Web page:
It's a very successful feature because it allows the magazine to both highlight interesting items for people to want to consume as well as characterize the personality of a relatively famous person. You can tell a lot by what a person wants when money is no issue.

Then, at the bottom of the page, they have the person detail what they really spent that day. This is the part that I most enjoy to read. It provides a bridge that connects an average member of the capitalist society (me) with the moneyed few (Armani). Moreover, it finally gives some clue as to exactly where the hell one's money goes.

The last time Jason and I were able to save any amount of money, I kept a computerized detailed account of where all of our money went. There is a program called Microsoft Money that let you input all of your expenses and income. Then, using this data, the program makes all these great pie charts and graphs showing exactly what percentage of your money goes to leisure and food and bills, etc. It also projects how much you can expect to save at the spending trajectory you maintain.

So, I thought I would try something similar again. In an effort to illuminate the burdening question of "Where does all my money go?" I am going to attempt an experiment for myself. I am going to try to actually keep track of what I spend for the next week and post it on this blog.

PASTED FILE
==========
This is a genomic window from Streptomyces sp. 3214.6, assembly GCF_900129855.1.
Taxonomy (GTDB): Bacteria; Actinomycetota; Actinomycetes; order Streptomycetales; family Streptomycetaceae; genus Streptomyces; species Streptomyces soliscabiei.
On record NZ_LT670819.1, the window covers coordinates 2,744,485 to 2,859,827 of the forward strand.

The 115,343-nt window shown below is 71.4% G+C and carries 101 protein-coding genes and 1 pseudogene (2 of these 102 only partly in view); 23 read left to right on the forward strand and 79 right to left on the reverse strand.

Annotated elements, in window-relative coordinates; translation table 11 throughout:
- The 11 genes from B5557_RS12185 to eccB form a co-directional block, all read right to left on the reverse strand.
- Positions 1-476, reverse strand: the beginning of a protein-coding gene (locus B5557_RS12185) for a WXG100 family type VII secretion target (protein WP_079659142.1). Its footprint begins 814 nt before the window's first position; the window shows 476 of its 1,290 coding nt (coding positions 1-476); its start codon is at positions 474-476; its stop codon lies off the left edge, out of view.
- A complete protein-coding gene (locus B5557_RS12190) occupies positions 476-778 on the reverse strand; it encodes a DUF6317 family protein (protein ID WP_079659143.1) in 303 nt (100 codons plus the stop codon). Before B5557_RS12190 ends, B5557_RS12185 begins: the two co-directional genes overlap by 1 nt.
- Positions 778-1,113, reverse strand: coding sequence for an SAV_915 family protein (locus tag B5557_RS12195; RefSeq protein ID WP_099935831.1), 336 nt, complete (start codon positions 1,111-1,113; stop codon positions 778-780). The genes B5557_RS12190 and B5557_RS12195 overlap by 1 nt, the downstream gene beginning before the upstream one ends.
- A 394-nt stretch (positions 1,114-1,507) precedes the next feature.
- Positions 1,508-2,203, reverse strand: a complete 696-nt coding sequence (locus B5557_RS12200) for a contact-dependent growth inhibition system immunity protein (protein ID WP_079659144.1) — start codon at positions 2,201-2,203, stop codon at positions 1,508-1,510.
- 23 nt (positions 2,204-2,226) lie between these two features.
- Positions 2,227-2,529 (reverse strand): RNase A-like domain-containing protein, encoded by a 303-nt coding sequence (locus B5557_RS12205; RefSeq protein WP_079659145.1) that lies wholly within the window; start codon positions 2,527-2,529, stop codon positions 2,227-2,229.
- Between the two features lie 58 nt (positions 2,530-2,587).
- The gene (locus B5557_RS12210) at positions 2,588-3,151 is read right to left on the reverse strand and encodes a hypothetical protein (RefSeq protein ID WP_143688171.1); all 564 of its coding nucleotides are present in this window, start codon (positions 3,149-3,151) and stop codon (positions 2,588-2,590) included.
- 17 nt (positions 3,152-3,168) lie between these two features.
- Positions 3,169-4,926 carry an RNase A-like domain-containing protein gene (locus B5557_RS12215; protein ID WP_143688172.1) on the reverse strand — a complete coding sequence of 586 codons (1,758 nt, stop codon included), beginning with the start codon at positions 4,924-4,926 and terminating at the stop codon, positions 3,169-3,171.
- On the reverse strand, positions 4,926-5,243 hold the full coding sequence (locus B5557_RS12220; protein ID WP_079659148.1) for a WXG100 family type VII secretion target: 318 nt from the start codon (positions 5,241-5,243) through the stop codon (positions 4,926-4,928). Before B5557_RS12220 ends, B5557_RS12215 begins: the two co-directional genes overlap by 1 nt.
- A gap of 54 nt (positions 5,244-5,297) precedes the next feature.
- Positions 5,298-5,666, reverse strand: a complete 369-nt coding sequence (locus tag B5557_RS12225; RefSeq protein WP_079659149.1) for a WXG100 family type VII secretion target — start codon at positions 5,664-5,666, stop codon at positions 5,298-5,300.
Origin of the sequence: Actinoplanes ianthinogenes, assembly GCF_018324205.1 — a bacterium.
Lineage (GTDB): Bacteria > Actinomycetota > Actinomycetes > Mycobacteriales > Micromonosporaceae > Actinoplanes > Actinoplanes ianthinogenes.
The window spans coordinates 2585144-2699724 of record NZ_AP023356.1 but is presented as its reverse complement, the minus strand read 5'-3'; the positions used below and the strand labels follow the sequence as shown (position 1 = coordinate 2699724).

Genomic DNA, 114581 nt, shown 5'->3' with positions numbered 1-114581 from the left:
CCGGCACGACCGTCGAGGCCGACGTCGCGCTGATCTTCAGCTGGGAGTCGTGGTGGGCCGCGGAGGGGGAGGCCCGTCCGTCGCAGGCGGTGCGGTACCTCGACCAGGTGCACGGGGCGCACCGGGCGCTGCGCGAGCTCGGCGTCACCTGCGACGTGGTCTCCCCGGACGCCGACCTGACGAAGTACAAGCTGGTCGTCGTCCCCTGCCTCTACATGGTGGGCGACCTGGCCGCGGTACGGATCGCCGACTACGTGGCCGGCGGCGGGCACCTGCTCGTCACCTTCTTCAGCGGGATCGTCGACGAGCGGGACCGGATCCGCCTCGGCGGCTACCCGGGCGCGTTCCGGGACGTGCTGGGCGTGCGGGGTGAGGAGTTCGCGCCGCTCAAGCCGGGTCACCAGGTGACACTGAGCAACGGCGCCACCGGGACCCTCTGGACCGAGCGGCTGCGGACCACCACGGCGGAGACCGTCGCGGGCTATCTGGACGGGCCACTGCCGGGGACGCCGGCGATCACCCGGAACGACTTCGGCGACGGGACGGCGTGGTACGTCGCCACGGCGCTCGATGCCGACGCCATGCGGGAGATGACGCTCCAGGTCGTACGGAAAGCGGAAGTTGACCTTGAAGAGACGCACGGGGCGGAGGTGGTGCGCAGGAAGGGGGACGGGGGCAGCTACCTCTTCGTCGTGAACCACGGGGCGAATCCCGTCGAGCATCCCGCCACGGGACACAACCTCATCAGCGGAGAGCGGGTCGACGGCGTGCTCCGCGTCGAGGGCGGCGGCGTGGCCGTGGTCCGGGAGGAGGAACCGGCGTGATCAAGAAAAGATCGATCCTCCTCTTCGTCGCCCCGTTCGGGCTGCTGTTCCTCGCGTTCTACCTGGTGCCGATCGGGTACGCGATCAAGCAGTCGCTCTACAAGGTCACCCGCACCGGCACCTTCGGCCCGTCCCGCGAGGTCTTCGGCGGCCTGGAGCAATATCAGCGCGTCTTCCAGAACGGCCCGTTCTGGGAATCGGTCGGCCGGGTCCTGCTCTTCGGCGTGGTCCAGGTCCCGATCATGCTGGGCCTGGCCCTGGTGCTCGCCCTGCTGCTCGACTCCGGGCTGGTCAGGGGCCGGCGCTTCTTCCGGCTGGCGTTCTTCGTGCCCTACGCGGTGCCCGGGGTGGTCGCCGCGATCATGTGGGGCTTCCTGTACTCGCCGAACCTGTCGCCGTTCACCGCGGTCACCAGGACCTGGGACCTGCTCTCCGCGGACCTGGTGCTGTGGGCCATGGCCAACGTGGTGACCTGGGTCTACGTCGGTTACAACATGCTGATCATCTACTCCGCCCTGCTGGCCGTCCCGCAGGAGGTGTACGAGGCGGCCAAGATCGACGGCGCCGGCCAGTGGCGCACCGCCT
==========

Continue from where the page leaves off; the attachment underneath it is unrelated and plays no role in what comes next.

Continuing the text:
It seems, when faced with the concrete facts, it's often easier to come up with reasonable solutions to one's issues with money. Because, unfortunately, I am not at a point in my life when I don't have to think about money.

Or, perhaps, I'll just be so embarrassed by revealing how much money I waste that it'll learn me to be a better saver.

WHAT I SPENT TODAY (Monday, July 11,2005):

$1.00 -- Two Daily News papers (one for me and one for g8s)
$2.00 -- Cab ride home from work (g8s put in the other $10)
$34.00 -- Two round trip tickets and beach passes for myself and Jason to Long Beach in Long Island.
$8.40 -- One New Yorker and one Glamour magazine (One smart, one trashy...I believe in balance)
$1.75 -- One bottle of Penta water
$31.26 -- Two "Avocollossus" sandwiches (avocado, tofu, carrots, tomatoes, hummus, sprouts), one bottle of Poland Spring carbonated water, one bottle of Trinity water, one package of Tamari almonds, one bar of sandalwood soap, one bar of coconut soap.
$6.00 -- Tip to the sandwich guy at Bob's Natural Food Store.
$4.00 -- Two subway rides.
$18.46 -- Carryout dinner from Trattoria Rino. One caprese salad and one penne a la vodka.
Total -- $102.87

WHAT I SPENT TODAY (Tuesday, July 12, 2005):

$.50 -- One Daily News paper.
$1.70 -- One gallon of Poland Spring water.
$16.75 -- Laundry drop-off from my laundry service. (22 pounds of laundry)
$5.00 -- Tip for the laundry guys.
$4.84 -- Four rolls of Charmin toilet paper.
$6.48 -- One package of Japanese dental flosser thingies and one bottle of Pocari Sweat electrolyte beverage from the Japanese market.
$10.00 - One new Metrocard for the subway.
$20.00 -- 1/3 of the bill for one sushi dinner with Betsey and Patrick at Tomo.
$10.00 -- One after dinner cocktail at the Abbey Pub.
$5.00 -- One John Lee Hooker album found on the street ("I'm in the Mood")
$32.00 -- Two reserved seating tickets to Friday's "Charlie & The Chocolate Factory"
Total -- $112.27

link * Miss Marisol posted at 12:17 AM * posted by Miss Marisol @ 12:17 AM   |